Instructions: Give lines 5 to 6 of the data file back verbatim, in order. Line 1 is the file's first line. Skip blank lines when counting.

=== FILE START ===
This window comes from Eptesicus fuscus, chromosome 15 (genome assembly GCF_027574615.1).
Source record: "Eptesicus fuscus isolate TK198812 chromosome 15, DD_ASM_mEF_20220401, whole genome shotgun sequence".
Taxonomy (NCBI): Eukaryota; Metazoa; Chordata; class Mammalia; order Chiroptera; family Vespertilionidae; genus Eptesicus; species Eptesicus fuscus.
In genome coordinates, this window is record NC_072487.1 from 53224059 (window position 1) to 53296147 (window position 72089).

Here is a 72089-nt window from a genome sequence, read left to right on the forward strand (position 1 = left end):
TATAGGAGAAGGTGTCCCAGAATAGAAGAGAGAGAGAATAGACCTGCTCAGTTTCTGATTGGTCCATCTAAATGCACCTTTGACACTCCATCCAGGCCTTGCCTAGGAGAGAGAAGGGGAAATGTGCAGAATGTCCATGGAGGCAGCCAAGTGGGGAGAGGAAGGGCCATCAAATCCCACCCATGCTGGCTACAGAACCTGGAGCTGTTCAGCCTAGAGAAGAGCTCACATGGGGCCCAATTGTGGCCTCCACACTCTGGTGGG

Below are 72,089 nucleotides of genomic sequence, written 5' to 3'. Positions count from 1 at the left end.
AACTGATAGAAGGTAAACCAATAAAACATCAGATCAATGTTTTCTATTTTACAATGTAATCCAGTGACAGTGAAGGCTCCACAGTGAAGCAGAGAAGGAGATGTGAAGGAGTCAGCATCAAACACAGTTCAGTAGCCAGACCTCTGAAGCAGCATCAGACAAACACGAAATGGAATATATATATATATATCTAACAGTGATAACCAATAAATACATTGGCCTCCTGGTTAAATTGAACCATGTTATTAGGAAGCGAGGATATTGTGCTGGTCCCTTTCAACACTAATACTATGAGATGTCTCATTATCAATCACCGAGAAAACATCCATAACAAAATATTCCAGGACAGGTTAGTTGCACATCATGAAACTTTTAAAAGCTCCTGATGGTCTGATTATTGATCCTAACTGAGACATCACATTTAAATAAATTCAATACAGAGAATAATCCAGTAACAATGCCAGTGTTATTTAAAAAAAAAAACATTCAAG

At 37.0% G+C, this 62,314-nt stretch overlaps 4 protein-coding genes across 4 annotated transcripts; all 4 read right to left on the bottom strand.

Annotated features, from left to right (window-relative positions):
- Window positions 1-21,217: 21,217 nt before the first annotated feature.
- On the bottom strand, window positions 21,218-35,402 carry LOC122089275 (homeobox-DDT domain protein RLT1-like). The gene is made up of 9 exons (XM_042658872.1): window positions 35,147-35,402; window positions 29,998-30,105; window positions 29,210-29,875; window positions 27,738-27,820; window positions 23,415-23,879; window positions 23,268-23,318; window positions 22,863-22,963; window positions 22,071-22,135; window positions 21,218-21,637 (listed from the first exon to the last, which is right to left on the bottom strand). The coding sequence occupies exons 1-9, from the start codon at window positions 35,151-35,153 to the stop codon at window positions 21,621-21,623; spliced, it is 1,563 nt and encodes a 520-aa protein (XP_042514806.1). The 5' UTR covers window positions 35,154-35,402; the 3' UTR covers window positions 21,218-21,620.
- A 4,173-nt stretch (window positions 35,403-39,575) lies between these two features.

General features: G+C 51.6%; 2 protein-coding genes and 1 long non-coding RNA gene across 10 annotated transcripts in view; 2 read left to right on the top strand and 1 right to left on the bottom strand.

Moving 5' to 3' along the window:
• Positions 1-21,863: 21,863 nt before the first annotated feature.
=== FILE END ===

Here is a 72089-nt window from a genome sequence, read left to right on the forward strand (position 1 = left end):
TATAGGAGAAGGTGTCCCAGAATAGAAGAGAGAGAGAATAGACCTGCTCAGTTTCTGATTGGTCCATCTAAATGCACCTTTGACACTCCATCCAGGCCTTGCCTAGGAGAGAGAAGGGGAAATGTGCAGAATGTCCATGGAGGCAGCCAAGTGGGGAGAGGAAGGGCCATCAAATCCCACCCATGCTGGCTACAGAACCTGGAGCTGTTCAGCCTAGAGAAGAGCTCACATGGGGCCCAATTGTGGCCTCCACACTCTGGTGGG